Welcome to the Coaches Corner Blog!

Black Rock

I am excited to be the coaching coordinator for Black Rock Little League.  I would like to use this forum to pass along some coaching ideas from time to time.

However, as this is the first post, I want to say a few things…

  1. Thank you for coaching!  In my time with Black Rock LL we have had some wonderful coaches and quite frankly, without coaches, we have no league.
  2. While I will pass along a lot of what I know, I want to make sure you understand this, it took a long time of trial and error to learn a lot of the things I know now.  I did things wrong for years!  But one of my best qualities is knowing I don’t know everything.  I constantly learn from players, others coaches, clinics, tv announcers, articles…you name it.  If you know of a great concept, drill, etc., pass it on to all of us.  I might put right into my next practice at SHU!
  3. Feel free at ANY time to reach out to me to run any issues or ideas past me.

Okay.  With those parameters out of the way, here are a few of the basic things I would like to pass along to all our coaches.


  • Be aware of your words.  Meaning, kids listen to everything you say and take on your personality.  One thing I always try to do with the younger age is BE POSITIVE. Meaning I both try to make every practice and game fun, but also I try to use words in the positive tone.
  • So for example, a kid of yours keeps swinging at the high pitch.  Can’t lay off it.  Drives you nuts.  If you say to him or her “Don’t swing at the high pitch”, the only thing he thinks of is hitting the high pitch.  Why?  Our minds don’t hear don’t.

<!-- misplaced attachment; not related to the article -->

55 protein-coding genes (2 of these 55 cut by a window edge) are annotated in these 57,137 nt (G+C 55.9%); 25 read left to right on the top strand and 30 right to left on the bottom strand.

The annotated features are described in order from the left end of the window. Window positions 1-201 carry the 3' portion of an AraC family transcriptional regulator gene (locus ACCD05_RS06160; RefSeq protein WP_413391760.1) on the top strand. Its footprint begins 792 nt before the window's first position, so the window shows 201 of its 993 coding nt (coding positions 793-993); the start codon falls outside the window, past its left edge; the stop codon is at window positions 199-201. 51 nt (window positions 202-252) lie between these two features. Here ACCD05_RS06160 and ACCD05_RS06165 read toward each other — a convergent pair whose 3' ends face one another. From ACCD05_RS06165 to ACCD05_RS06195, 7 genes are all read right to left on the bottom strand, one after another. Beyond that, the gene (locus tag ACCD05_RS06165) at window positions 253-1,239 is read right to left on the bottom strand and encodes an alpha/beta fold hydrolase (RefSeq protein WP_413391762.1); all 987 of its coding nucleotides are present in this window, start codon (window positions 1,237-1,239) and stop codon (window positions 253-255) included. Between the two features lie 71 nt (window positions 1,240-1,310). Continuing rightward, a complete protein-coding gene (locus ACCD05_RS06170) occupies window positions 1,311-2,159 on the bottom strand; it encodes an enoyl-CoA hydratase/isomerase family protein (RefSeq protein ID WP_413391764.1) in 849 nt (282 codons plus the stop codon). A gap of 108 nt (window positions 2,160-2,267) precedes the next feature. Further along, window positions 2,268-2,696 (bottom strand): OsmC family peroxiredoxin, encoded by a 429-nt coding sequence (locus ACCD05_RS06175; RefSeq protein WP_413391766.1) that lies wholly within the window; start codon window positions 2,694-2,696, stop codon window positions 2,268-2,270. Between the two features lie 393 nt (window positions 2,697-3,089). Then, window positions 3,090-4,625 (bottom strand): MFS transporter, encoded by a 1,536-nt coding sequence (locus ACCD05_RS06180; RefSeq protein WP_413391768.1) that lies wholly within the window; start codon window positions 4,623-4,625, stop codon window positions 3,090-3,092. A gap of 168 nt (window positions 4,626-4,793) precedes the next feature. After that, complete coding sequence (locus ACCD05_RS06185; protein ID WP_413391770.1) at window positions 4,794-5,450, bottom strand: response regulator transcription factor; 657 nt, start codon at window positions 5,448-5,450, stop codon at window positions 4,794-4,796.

• Here’s is an example…Don’t think of Santa Claus on roller skates.  What did you do…you thought of Santa Claus on roller skates.  If I don’t want you to think about Santa on roller skates, I say…Think of The Easter Bunny on a moped.  So to that kid I would say, “Look for the low pitch”…”see the ball down”, etc, etc.


In practice, I use this general formula for each skill, event that I am doing.  So let’s take ground balls…

  • First is break into its simplest form:  this is rolling ground balls to the kid with no glove on.
  • Next I would roll ground balls to them with their glove on.
  • Then I would hit them ground balls at their position.
  • Then I would have them throw to the bases.
  • Then I would make it a competition.  For example, whoever fields 5 balls cleanly and throws them to first.  They love it.


  • Since baseball can be slow with the younger ages (a kid at the plate who needs a lot of swings to make contact or a pitcher who won’t throw strikes), any times you keep the other players busy, the better off you will be. Of course you need help from your other coaches, but it keeps them engaged.
  • Here is an idea. Have a bucket of tennis balls and a racquet. In between each batting practice pitch, have a coach hit a pop up to an outfielder. Go from left, to center, to right. The first kid to catch 5 pop ups wins.


  • When warming up the players, good to start with a light, short jog.
  • Then get them loose from the ground up. Legs, spine, upper body. Generally you should do dynamic (moving) exercises first, then static (holding) next. For example, high knees, lunges, butt kicks, toy soldiers, etc. Then more of holding movements, toe touches, groin stretch, etc.


I try to never use physical activity as a punishment. Rather it should be fun.

  • You can time kids home to first, home to second, home to third, and home to home on the stop watch. They love it.
  • Team relay races, they love it.
  • Sprints where the winner is done, the rest keep going.

If you need to discipline a child, the best thing you can do is take away the sport from him or her for a bit. Sit in the dugout, banned from a practice, have to sit an inning in a game.

Contact info:

To reach me: 203.260.4932. MazzoniW@SacredHeart.edu